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What it’s really like to have depression and be a writer.

I’ve been a creative person all of my life. Even as a little kid I was always imagining myself in whatever TV show I was into at the time. I also had a lot of action figures to carry out my own stories, be it GI. Joe missions, my own adventures of He-man, or whatever else I could come up with.

Becoming a writer was just a natural progression of that. I was good at coming up with original stories in school for projects. I always got decent grades going through school in writing-related subjects, even if my handwriting was terrifying and I knew nothing of fiction writing structure. By the time I was in high school I was writing fanfiction before I even knew what that was. I wrote three sequels to the novelization of the Mortal Kombat series before discovering Sailor Moon as a high school senior and starting my fanfiction series that ran for over a decade and involved over 160 stories. I only stopped when I finally decided to take the plunge and write my own original novel.

The other thing that has been part of my life for nearly as long? Depression.

Now I can probably guess that as soon as I wrote that some of you had one of two visions. A writer who suffers from depression will conjure up thoughts of some brooding, vampiresque, ye old bard scribbling down illusionary visions of “the pain” and “the darkness”. Or you think of some emo shut-in with too much black hair dye and eyeliner writing disjointed poetry no one understands while listening to The Cure over and over. Neither those are realistic of what a creative person with depression really goes through.

The first thing that I should say is that depression may be an illness, but it’s not like a cold or flu. It affects everyone differently. I can only speak for myself and no one else.

The thing about depression for me is that it is not a constant. There are good days, bad days, and really bad days. The moods can last weeks or months, or even just a day or two. Typically my birthday and Valentine’s day bring about bad moods no matter what, but by the end of the day, I’m doing better. During stretches of being in a good mood, I can write quite a lot, both articles and work on my next book. I not only have the energy to get things done, but I also believe in myself enough to think that what I’m doing is actually good. Those stretches where my mood is more negative however sees that disappear. I will only write what is asked of me from those that employ me and that’s it. Thre is no energy, let alone the belief in myself that anything I do is worth anyone else’s time. The idea that my depression fuels my creativity and my best work will come holding a knife to my wrist isn’t true. My best work so far came about when I had the willpower to get out of bed and function.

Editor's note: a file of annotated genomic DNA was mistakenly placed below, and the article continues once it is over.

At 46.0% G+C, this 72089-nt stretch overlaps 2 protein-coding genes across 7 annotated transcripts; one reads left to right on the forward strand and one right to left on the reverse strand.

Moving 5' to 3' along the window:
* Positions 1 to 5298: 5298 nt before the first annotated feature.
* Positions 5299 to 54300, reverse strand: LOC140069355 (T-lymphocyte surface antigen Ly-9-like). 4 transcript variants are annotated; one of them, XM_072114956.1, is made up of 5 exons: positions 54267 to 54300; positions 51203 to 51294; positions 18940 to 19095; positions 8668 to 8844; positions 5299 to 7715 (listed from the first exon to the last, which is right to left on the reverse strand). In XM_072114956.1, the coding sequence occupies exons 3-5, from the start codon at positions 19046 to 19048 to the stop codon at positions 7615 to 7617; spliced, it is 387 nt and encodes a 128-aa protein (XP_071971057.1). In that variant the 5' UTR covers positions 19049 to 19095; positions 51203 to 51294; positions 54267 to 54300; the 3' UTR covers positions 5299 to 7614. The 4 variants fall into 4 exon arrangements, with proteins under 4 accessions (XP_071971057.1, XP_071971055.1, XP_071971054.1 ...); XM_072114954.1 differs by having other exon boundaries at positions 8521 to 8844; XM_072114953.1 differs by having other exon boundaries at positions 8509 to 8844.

These spells of depression just don’t happen by themselves. Something has to come along and set me in a bad mood. A rejection letter from a publisher or potential employee, the end of a freelance writing project, lack of money, or being single for over 15 years (why Valentine’s day sucks), anything negative enough can have me miserable for months. You want to make me happy and get me motivated? Give me a writing project and pay me. You want to make me a shut in, crippled with thoughts of self-doubt and anxiety? End the project or don’t hire me at all. Want to make me fee like I don’t deserve to live? Break my heart. It happens more times than I’d like to imagine.

Depression also makes a hypocrite out of me. When any of the people I know online go through dark spells, I’ll be the first to try and find them help, no matter what. But when it comes to myself? No. I don’t bring in enough money for visits to doctors or therapists, let alone prescriptions for mood stabilizers or any of that. The closest clinic is over 3 hours away and when you don’t drive, that’s a problem. And heavens forbid the state of Maine help you. They deemed that being a writer was “a real job” and turned me down from getting Medicaid or another health assistance. Writing sometimes helps, if I can get out of bed long enough to actually write. It mostly serves as a band-aid and a distraction from the more serious problems. With that, writing has actually saved me once. Having visions of your own characters begging you not to go through with it as you are trying to suffocate yourself was a powerful motivator. Ended up staying in a safe house for a week after that one.

I’m not writing this to boo-hoo. I’m not looking for pity. I’m looking to give people a truthful look at what a creative person and writer who suffers from depression really deal with. It’s not glamorous. It’s not something to be fetishized or admired as being a “tortured soul” (pardon the pun). It’s a struggle. it may not be every day, but it will be there whether I feel it at the moment or not. So if you have friends that are creative people, be it writers, artists, cosplayers, or whatever and they admit to battling depression or other mood disorders. Don’t think that they are creative masterminds that use their art to heal the pain. Think of the struggle they are really going through and be there for them as much as you can. Trust me, they could always use a little help.

You can see my published work HERE

You can see my work for Japanator HERE and Tomopop HERE

You can contact me on my Twitter HERE

and remember, I’m STILL a candidate for President of the United States in 2016!

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